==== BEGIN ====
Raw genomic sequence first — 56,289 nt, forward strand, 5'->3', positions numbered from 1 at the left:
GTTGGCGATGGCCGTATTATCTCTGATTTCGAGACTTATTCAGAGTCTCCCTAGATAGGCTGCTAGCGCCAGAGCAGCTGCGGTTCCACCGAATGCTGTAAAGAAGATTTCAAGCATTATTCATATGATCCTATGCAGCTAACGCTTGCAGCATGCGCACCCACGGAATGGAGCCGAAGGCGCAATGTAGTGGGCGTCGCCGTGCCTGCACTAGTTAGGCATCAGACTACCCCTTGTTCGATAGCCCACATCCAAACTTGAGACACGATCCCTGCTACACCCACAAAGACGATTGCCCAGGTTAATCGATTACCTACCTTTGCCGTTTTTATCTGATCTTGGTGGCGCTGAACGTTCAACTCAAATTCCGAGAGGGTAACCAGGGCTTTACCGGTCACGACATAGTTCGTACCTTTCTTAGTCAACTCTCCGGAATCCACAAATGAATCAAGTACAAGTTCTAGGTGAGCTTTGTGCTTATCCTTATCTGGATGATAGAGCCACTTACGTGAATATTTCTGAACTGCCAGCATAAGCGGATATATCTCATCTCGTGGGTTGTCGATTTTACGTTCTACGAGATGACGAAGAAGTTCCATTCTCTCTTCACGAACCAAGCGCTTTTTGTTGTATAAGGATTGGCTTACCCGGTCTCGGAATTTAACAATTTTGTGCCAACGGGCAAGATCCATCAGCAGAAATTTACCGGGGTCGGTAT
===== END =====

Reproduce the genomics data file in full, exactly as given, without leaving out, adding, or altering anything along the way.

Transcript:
Raw genomic sequence first — 56,289 nt, forward strand, 5'->3', positions numbered from 1 at the left:
GTTGGCGATGGCCGTATTATCTCTGATTTCGAGACTTATTCAGAGTCTCCCTAGATAGGCTGCTAGCGCCAGAGCAGCTGCGGTTCCACCGAATGCTGTAAAGAAGATTTCAAGCATTATTCATATGATCCTATGCAGCTAACGCTTGCAGCATGCGCACCCACGGAATGGAGCCGAAGGCGCAATGTAGTGGGCGTCGCCGTGCCTGCACTAGTTAGGCATCAGACTACCCCTTGTTCGATAGCCCACATCCAAACTTGAGACACGATCCCTGCTACACCCACAAAGACGATTGCCCAGGTTAATCGATTACCTACCTTTGCCGTTTTTATCTGATCTTGGTGGCGCTGAACGTTCAACTCAAATTCCGAGAGGGTAACCAGGGCTTTACCGGTCACGACATAGTTCGTACCTTTCTTAGTCAACTCTCCGGAATCCACAAATGAATCAAGTACAAGTTCTAGGTGAGCTTTGTGCTTATCCTTATCTGGATGATAGAGCCACTTACGTGAATATTTCTGAACTGCCAGCATAAGCGGATATATCTCATCTCGTGGGTTGTCGATTTTACGTTCTACGAGATGACGAAGAAGTTCCATTCTCTCTTCACGAACCAAGCGCTTTTTGTTGTATAAGGATTGGCTTACCCGGTCTCGGAATTTAACAATTTTGTGCCAACGGGCAAGATCCATCAGCAGAAATTTACCGGGGTCGGTAT